Finally, the Order requires all carriers providing facilities-based broadband Internet access and interconnected VoIP service to submit interim reports to the Commission to ensure that they will be CALEA-compliant by May 14, 2007, and also requires all facilities-based broadband Internet access and interconnected VoIP providers to whom CALEA obligations were applied in the First Report and Order to come into compliance with the system security requirements in the Commission’s rules within 90 days of the effective date of this Order. 
Action by the Commission May 3, 2006, by Second Report and Order and Memorandum Opinion and Order (FCC 06-56).  Chairman Martin, Commissioners Copps, Adelstein, and Tate.
  Office of Engineering and Technology contacts: 
ET Docket No. 04-295

CALEA VoIP NPRMET Docket No. 04-295

"Federal Bureau of Investigation, and the United States Drug Enforcement Administration (collectively, “the DOJ”) filed a joint petition for expedited rulemaking before the FCC. The DOJ explained that “[t]he ability of federal, state, and local law enforcement to carry out critical electronic surveillance is being compromised today by providers who have failed to implement CALEA-compliant intercept capabilities.” In response, the Commission issued a notice of proposed rulemaking and invited comments on whether certain communications providers—including broadband and VoIP providers—must comply with CALEA. See Communications Assistance for Law Enforcement Act and Broadband Access and Services, Notice of Proposed Rulemaking and Declaratory Ruling, 19 FCCR. 15676, 15677 (2004).

"After receiving thousands of pages of comments from more than 40 interested parties, the Commission ruled that broadband and VoIP providers are covered (at least in part) by CALEA’s definition of “telecommunications carriers.” See Communications Assistance for Law Enforcement and Broadband Access and Services, 20 FCCR. 14989, ¶ 8 (2005) (“Order”). To avoid an “irreconcilable tension” between CALEA’s SRP and the information-services exclusion, the Commission concluded that the Act creates three categories of communications services: pure telecommunications (which plainly fall within CALEA), pure information (which plainly fall outside CALEA), and hybrid telecommunications-information services (which are only partially governed by CALEA). Id. ¶ 18.

"The FCC then concluded that broadband and VoIP are hybrid services that contain both “telecommunications” and “information” components.3 Id. at ¶¶ 24-45. The Commission explained that CALEA applies to providers of those hybrid services only to the extent they qualify as “telecommunications carriers” under the three prongs of the SRP. First, providers of both technologies must perform switching and transport functions. See id. ¶ 26; id. ¶ 41. Second, providers of both technologies serve as replacements for a substantial functionality of local telephone exchange service: Broadband replaces the transmission function previously used to reach dialup Internet service providers (“ISPs”), and VoIP replaces traditional telephone service’s voice capabilities. See id. ¶¶ 27- 31; id. ¶ 42. Third, the public interest requires application of CALEA to the “telecommunications” component of both technologies: The even-handed application of CALEA across technologies will not impede competition or innovation (id. ¶¶ 33-34; id. ¶ 43), and “[t]he overwhelming importance of CALEA’s assistance capability requirements to law enforcement efforts to safeguard homeland security and combat crime weighs heavily in favor” of applying CALEA broadly. Id. ¶ 35; see also id. ¶ 44.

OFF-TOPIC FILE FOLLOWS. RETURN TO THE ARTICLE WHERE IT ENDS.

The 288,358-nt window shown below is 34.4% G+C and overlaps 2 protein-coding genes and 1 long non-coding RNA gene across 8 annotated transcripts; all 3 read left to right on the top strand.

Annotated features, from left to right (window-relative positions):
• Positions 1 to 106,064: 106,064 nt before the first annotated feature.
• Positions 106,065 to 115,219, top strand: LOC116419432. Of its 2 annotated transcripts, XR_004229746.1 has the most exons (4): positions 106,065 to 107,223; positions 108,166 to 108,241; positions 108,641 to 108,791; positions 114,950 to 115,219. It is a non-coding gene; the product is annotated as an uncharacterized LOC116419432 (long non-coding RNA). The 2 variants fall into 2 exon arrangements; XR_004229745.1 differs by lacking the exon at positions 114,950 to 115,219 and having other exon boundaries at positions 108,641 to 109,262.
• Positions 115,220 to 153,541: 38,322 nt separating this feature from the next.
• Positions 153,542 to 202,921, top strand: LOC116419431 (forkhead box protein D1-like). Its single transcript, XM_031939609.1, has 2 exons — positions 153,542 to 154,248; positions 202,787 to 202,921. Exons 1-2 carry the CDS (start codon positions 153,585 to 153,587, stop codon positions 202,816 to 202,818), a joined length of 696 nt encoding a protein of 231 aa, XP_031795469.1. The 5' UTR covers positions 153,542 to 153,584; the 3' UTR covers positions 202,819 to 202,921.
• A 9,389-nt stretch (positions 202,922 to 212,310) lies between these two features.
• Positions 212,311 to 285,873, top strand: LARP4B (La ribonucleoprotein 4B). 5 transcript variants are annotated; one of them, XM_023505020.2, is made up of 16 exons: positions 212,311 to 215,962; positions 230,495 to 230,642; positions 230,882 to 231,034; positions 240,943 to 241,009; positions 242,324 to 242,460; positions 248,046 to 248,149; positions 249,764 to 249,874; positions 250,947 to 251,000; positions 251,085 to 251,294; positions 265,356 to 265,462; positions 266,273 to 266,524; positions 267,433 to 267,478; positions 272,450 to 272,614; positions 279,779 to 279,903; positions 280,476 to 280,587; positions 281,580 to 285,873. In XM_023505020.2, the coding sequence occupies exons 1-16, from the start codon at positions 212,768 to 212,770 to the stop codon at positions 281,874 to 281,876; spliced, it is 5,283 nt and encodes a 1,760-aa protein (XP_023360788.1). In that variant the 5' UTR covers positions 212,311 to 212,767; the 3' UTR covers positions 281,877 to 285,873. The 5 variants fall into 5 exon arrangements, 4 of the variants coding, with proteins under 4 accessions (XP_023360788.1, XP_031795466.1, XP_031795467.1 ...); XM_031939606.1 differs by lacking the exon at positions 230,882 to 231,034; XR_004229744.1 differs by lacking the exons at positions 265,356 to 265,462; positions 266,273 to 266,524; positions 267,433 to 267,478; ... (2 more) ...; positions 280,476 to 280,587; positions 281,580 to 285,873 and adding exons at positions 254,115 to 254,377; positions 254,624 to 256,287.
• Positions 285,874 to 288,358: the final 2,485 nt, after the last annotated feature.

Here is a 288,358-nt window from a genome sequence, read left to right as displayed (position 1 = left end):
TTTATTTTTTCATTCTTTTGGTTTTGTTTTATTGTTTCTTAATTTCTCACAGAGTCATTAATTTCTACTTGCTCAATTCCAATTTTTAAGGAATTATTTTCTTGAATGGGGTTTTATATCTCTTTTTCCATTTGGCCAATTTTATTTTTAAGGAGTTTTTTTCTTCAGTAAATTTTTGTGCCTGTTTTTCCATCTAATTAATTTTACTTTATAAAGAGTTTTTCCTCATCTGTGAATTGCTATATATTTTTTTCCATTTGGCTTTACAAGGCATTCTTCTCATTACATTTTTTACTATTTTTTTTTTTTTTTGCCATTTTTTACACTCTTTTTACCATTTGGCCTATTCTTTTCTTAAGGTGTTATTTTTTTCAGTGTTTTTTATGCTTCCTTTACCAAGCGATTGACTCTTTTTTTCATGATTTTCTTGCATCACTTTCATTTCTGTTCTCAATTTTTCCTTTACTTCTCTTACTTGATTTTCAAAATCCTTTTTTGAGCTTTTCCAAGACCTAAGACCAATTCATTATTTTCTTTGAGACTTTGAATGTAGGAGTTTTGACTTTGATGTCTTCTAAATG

"Notwithstanding CALEA’s breadth, the Commission clarified that the Act does not apply to “private networks.” See id. ¶ 36 n.100 (citing 47 U.S.C. § 1002(b)(2)(B)). The FCC noted that some broadband companies “provide access to private education, library and research networks.” Id. The Commission explained that these companies may or may not qualify for CALEA’s private-networks exclusion:

To the extent [the petitioners] are engaged in the provision of facilities-based private broadband networks or intranets that enable members to communicate with one another and/or retrieve information from shared data libraries not available to the general public, these networks appear to be private networks for purposes of CALEA. . . . We therefore make clear that providers of these networks are not included as “telecommunications carriers” under the SRP with respect to these networks. To the extent, however, that these private networks are interconnected with a public network, either the [public voice network] or the Internet, providers of the facilities that support the connection of the private network to a public network are subject to CALEA under the SRP.

"Id. Thus, private networks—like broadband and VoIP—are excluded from CALEA insofar as they meet one of the statute’s exclusions. See 47 U.S.C. § 1002(b)(2)(A) (excluding “information services”), (B) (excluding “private networks”). However, to the extent a service provider qualifies as a “telecommunications carrier,” it is subject to CALEA’s substantive requirements. See id. § 1001(8)." - American Council on Education v FCC, D.C. Circuit Sec. I.B. (June 6 2006) PDF

CDT: VoIP and Law Enforcement Surveillance